President Obama campaigned on the idea of change, addressing everything from foreign policy to healthcare. Change proposed by the federal government for healthcare often targets the way the FDA operates. Already making several signifcant decisions that will impact the medical device industry, Obama has shown he intends to make good on his promise of change. This was the topic industry leaders addressed for this month's Perspectives.
What changes do you see coming to the FDA and/or the industry as a result of President Obama's policies and do you expect the impact to be overall positive or negative?

President, Quinley & Associates

Under the Obama administration, we can expect an FDA that is much tougher on safety enforcement against medical device companies. Compensating—or overcompensating—for a perceived regulatory torpor under the Bush administration, the election changeover brought renewed focus on FDA staffing, claims of politics skewing regulatory decisions, and concerns about the FDA's fitness to safeguard public health.

President Obama may act on such concerns by spurring a new zeitgeist of "activism" and having the Agency ratchet up enforcement against medical device firms. Further, an Obama-appointed FDA Commissioner may reverse prior FDA support for Federal preemption as a bar to state product liability lawsuits, re-opening the way for more litigation against devices that passed rigorous PMA muster. These actions will increase tort, liability, and insurance costs for device firms. They may also result in more recalls, product seizures, warning letters, and regulatory sanctions.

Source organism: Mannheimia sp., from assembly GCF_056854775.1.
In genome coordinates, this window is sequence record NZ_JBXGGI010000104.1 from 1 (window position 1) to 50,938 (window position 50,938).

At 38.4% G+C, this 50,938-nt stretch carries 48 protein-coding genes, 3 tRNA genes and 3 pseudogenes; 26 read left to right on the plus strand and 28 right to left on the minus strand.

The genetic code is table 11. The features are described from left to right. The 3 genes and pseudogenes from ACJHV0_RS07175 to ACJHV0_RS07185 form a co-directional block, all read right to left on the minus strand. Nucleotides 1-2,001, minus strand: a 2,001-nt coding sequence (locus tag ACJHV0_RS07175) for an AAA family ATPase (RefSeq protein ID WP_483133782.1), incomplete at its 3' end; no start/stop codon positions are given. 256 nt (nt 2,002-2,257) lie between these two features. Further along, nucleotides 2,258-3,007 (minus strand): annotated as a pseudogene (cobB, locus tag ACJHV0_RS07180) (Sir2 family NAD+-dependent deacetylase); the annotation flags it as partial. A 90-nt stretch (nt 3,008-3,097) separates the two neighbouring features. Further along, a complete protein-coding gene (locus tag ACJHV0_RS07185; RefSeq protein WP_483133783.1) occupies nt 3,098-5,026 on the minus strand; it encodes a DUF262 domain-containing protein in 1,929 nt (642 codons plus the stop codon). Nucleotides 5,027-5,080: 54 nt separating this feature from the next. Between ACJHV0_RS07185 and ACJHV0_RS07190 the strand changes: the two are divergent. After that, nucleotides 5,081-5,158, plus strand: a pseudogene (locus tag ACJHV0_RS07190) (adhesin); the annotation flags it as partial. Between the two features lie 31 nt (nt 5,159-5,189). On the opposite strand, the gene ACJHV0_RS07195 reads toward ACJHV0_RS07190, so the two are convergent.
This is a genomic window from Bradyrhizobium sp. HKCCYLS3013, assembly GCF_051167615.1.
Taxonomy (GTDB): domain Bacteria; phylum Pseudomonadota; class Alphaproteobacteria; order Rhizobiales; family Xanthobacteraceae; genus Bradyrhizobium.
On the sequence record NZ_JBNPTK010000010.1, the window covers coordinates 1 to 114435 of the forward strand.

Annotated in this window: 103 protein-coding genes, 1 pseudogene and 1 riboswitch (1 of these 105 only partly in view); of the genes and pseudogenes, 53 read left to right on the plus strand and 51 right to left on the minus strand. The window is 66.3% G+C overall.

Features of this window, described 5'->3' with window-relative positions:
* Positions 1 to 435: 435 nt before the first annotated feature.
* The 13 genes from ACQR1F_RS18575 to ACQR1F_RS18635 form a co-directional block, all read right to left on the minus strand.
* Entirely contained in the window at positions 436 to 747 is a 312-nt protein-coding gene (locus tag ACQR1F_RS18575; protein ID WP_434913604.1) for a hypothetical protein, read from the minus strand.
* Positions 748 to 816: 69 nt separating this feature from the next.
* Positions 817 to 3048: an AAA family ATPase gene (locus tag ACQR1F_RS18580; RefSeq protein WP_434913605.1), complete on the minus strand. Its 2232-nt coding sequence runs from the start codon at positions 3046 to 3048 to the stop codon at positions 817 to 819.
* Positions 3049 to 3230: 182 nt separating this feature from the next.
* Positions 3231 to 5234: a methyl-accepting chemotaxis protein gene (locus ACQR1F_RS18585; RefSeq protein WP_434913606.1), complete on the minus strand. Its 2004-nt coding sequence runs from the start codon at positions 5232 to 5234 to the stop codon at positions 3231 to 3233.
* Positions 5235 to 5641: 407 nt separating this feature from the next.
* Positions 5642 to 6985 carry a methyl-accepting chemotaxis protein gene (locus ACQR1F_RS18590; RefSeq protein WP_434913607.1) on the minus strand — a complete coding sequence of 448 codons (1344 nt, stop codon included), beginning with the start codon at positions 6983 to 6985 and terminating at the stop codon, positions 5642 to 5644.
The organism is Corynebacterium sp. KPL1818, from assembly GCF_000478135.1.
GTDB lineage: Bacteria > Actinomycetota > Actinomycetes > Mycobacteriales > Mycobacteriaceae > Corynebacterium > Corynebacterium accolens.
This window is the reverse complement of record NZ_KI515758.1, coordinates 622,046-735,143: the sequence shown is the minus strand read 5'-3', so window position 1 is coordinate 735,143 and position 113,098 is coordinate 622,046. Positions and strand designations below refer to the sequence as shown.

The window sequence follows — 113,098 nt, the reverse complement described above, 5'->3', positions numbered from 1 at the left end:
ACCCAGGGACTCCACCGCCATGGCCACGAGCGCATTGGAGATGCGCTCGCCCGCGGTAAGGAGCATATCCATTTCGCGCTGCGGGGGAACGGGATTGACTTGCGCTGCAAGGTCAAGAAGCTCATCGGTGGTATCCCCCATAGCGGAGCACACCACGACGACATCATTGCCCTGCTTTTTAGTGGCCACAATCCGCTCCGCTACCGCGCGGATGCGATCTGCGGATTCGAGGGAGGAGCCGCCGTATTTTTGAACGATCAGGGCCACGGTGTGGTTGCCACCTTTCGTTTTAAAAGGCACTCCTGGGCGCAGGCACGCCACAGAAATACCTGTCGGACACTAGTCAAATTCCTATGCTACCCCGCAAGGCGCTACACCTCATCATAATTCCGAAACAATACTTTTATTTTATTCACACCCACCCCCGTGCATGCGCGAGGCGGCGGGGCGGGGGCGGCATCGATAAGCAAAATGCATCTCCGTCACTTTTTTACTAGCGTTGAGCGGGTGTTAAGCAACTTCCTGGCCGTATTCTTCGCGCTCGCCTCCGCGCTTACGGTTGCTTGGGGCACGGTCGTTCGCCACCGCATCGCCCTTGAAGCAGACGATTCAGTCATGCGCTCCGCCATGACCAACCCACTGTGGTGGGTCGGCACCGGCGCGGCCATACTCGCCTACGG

Few of these outcomes will be welcomed by medical device firms. They may, however, garner applause from consumer groups, certain segments of the physician community, and all segments of the personal injury plaintiffs' bar.

Senior Subject Matter Expert, QPharma

On January 23rd of this year, President Obama reversed the "Mexico City policy." This policy, instituted by Ronald Regan, expressly forbade U.S. foreign aid to fund abortions and contraceptives, or to develop and disseminate information on birth control and family planning.

This may appear to be pandering to his Democratic party base. But a less cynical perspective is that Obama is prepared to take on the challenge of putting U.S. healthcare policy back into the sole realm of science.

If President Obama is serious about permanently changing women's health policy, he must change entrenched thinking that executive agencies like FDA and EPA serve to promote Administration agendas. Bill Clinton restored funding to women's health initiatives within the U.S. but did little to change underlying theory about the executive branch's role in dictating health policy worldwide. Now Obama must contend with Mrs. Clinton, who as Senator publicly took on top FDA officials over the Plan B contraceptive, and who must surely be reminding Obama of the dangers of letting politics determine health policy.

Therefore, one expectation is that Mr. Obama, through HHS Secretary Kathleen Sebelius, will revise the role of Scientific Advisory Boards from making non-binding product approval recommendations to political appointees, to that of actually approving applications on behalf of FDA. This would no doubt be condemned by special interest groups whose power to affect health care product approvals has been curtailed, but welcomed by industry and public health advocates.
Director of Engineering, Astrodyne